Popes John XXIII and John Paul II are not linked only by their holiness, their popularity, and their emphasis on mercy, but by the Second Vatican Council. John Paul’s biographer George Weigel describes the two popes as the Council’s ‘twin bookends’.
The Council, which historian Eamon Duffy has described as ‘the most revolutionary Christian event since the Reformation’, took place over four sessions between October 1962 and December 1965 and was the largest gathering of any council in Church history. Unlike the Church’s previous 20 ecumenical councils, it defined no new teachings and condemned no new errors, but sought instead to translate the teachings of the Church so it could more effectively evangelize the contemporary world.
The idea of calling the Council came to John, he later said, “like a flash of heavenly light” while in prayer. John felt himself “under obedience” to the Holy Spirit, and “had noticed that disposition, in things great and small, gives me, unworthy as I am, a strength of daring simplicity.” He would need that strength, because the opposition to the council from within the Vatican bureaucracy was formidable.
It wasn’t just the idea to call the Council, but what it was for, that came to him. He had an intense desire to bring God’s love into the world, to bring Christ to every corner of it. What upset John was that the Church seemed no longer to be speaking to the world. In Pope Francis’s famous phrase, it had become “self-referential”, no longer living by the light of the Holy Spirit but too often by its own light. The Council was called to reform the Church in order that it better live by the light of Christ, and better communicate that light to the world.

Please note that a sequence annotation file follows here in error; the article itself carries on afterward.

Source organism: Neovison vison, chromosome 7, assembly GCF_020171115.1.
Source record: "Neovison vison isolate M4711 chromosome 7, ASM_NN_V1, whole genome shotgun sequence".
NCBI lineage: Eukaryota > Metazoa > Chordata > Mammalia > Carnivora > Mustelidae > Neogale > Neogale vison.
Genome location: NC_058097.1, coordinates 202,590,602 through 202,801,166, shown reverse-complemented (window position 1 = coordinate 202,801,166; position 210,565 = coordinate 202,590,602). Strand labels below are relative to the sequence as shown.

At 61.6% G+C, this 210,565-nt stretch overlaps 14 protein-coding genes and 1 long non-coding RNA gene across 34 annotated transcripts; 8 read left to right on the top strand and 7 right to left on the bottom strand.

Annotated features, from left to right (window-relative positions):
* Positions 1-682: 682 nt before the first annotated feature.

In his opening address, Pope John explained that the greatest concern of the Council should be that ‘the sacred deposit of Christian doctrine should be guarded and taught more efficaciously,’ before distinguishing between what and how the Church teaches:
‘The substance of the ancient doctrine of the deposit of faith is one thing, and the way in which it is presented is another. And it is the latter that must be taken into great consideration with patience if necessary, everything being measured in the forms and proportions of a Magisterium which is predominantly pastoral in character.’
The watchwords of the Council were ‘ressourcement’ and ‘aggiornamento’. Aggiornamento is an Italian word meaning ‘bringing up to date’; it required the Church to listen to the modern world — to discern the Holy Spirit at work in the modern world – in order to speak to it more effectively. Ressourcement, a French term meaning a return to the sources, offered the way in which this should be be done. In facing the challenges of modernity the Church had no need to limit itself to the methods and ideas of recent centuries when looking for answers: it had almost two thousand years of history, practice, thought, and prayer from which to draw.
Although the Council produced 16 enormously important documents, notably ‘dogmatic constitutions’ on Divine Revelation and the Church, constitutions on liturgy and the Church in the modern world, declarations on Christian education, religious freedom, and the relations between the Church and non-Christian religions, and decrees on the laity, ecumenism, and more, the meaning of these documents, and of the Council as a whole, was not always clear at the time.
Addressing the Clergy of Rome on 14 February last year in one of the final statements of his papacy, Pope emeritus Benedict XVI, who had participated in the Council as a peritus – a theological expert –attributed much of the confusion that followed the Council to a shallow popular understanding that was in many ways at odds with what the Council had agreed and decreed. Characterising the former as a ‘Council of the media’ and the latter as the true ‘Council of the Spirit’, he said:
We know that this Council of the media was accessible to everyone. Therefore, this was the dominant one, the more effective one, and it created so many disasters, so many problems, so much suffering: seminaries closed, convents closed, banal liturgy … and the real Council had difficulty establishing itself and taking shape; the virtual Council was stronger than the real Council. But the real force of the Council was present and, slowly but surely, established itself more and more and became the true force which is also the true reform, the true renewal of the Church. It seems to me that, 50 years after the Council, we see that this virtual Council is broken, is lost, and there now appears the true Council with all its spiritual force.